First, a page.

Singles of the world unite!

Couples' rights don't help poor or elderly homos

Some couples are cute — especially when they wear matching outfits — but let’s not get carried away. The last time I checked, people still came in parties of one, barring the extremely rare case of Siamese twins.

The powers that be, however, are trying to make Siamese twins of us all, soldering our limbs together with laws which expand the definition of spouse. In the latest example, the Supreme Court Of Canada has decided that a wealthy spouse may be financially responsible for a poorer spouse well beyond the end of the relationship, and for reasons unrelated to the relationship.

Redistribution of wealth, once understood as desirable amongst all people, is now bizarrely invoked to level the playing field only between people who consort with one another, and only in groups of two. What the fuck is that all about?

This decision could have huge repercussions for homosexuals, depending on another Supreme Court ruling. Any time now, the court is expected to release its decision on homosexual spousal support in the M vs H case. If the decision is in favour of treating gay relationships the same as straight ones, gay and lesbian couples who live together may find their relationships interpreted in ways they did not intend and do not appreciate.

But these decisions are especially troubling for single people or those in unconventional relationships. And recent studies confirm that lots of gay people are single or unconventional.

Xtra’s recently released national readership survey found that 63 percent of readers nationally and 66 percent of Toronto readers are either single or in casual or longterm open relationships. As readers age, they are less likely to endure the sterile comforts of mock-marriages: 43 percent of readers under 35 are in a longterm monogamous relationship, compared to 30 percent of readers over 45. Less affluent readers are also less likely to be hitched: 29 percent of readers earning under $39,000 a year versus 60 percent of those earning more than $80,000.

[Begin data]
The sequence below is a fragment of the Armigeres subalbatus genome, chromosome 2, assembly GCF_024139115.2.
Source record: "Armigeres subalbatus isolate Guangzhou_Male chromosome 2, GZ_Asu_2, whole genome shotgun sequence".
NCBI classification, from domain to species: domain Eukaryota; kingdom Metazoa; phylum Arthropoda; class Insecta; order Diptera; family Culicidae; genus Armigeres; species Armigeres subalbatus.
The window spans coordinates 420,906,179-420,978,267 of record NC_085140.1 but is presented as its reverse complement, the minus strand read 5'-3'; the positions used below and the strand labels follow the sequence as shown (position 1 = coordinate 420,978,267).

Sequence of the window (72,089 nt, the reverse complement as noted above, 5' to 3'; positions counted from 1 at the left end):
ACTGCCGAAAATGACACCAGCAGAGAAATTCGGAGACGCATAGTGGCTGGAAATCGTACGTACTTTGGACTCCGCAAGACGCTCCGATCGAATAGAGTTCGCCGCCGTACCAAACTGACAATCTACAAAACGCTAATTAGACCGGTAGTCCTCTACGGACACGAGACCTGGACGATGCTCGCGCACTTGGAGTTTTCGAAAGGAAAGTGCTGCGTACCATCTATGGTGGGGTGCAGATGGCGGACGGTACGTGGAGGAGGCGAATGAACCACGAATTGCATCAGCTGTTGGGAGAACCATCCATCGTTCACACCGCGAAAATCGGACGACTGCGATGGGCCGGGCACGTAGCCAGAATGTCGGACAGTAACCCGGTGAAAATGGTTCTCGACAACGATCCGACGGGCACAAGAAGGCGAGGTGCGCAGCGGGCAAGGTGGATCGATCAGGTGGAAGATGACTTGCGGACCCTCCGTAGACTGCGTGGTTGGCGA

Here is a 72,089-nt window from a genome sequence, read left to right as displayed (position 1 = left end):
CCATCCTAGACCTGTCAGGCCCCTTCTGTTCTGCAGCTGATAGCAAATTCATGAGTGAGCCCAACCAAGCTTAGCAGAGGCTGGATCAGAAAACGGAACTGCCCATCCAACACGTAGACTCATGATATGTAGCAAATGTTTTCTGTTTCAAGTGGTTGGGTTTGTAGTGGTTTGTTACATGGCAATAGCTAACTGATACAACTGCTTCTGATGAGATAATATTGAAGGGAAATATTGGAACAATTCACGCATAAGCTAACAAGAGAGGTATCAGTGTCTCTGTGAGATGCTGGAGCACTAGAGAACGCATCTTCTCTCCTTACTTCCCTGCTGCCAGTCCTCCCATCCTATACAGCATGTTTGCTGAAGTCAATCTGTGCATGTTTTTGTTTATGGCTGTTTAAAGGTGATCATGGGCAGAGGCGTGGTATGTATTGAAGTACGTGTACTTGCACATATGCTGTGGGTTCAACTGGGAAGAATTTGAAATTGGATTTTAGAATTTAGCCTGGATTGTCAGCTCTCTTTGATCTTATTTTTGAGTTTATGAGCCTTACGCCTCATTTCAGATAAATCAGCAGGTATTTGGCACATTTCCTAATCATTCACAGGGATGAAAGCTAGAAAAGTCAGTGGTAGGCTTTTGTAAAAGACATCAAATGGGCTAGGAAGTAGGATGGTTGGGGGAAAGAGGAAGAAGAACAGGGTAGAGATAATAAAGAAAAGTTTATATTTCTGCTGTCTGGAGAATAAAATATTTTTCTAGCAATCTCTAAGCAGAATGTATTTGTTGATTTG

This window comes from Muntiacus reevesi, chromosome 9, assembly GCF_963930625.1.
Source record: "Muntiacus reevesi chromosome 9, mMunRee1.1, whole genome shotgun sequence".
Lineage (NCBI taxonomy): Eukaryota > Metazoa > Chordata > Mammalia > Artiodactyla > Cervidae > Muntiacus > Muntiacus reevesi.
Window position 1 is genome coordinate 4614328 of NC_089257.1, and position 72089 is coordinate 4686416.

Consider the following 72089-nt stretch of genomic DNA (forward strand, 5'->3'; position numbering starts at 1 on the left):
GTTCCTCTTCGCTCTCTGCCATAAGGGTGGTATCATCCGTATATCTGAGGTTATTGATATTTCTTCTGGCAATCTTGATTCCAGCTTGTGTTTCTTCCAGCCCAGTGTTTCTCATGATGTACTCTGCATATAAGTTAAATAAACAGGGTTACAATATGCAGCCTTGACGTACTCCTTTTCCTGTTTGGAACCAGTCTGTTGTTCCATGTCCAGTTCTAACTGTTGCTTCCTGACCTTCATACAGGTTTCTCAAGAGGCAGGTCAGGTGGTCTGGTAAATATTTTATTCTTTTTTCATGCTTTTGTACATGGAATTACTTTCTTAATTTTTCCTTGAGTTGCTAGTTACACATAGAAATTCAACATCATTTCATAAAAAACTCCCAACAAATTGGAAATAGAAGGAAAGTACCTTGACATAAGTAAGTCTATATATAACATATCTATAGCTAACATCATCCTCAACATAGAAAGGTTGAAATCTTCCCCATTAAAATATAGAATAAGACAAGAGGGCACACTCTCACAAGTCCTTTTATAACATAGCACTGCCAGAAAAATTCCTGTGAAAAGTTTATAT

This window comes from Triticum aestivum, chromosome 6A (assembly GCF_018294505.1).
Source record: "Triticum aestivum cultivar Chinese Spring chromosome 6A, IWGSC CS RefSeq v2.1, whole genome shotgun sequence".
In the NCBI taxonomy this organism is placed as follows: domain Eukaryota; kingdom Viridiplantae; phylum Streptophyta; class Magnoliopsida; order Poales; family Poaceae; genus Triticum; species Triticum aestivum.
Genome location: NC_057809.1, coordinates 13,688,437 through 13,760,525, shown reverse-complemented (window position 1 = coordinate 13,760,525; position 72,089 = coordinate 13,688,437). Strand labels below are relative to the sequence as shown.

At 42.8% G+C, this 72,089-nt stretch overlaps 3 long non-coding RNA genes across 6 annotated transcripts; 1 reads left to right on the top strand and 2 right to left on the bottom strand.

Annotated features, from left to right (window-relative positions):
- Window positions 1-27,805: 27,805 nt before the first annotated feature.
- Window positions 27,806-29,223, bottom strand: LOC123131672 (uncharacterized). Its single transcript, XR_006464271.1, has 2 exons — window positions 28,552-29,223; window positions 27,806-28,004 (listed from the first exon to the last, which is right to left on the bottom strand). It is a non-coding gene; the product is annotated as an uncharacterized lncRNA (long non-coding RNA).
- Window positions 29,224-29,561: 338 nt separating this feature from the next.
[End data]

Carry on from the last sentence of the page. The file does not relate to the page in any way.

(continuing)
According to the Xtra survey, conducted by Angus Reid last November, gay men and lesbians most likely to have financial needs — those who are older or poorer — are overwhelmingly without traditional spouses.

Similarly, a recent University Of Winnipeg study of gay seniors found that 42 percent live alone. This survey also shows that 82 percent rely on friends for emotional support, compared with 51 percent relying on a spouse, and 23 percent on a sibling.

So — perhaps the state should acknowledge friends, multiple lovers and other unconventional relationships, including extended chosen families.

If that seems too confusing, and if we’re really concerned about those in need, perhaps we should reconsider the whole idea of doling out financial rewards by association — so that getting your teeth fixed has nothing to do with who you know.


David Walberg is Publisher for Xtra.

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Relationships, Power, Love & Sex, Toronto

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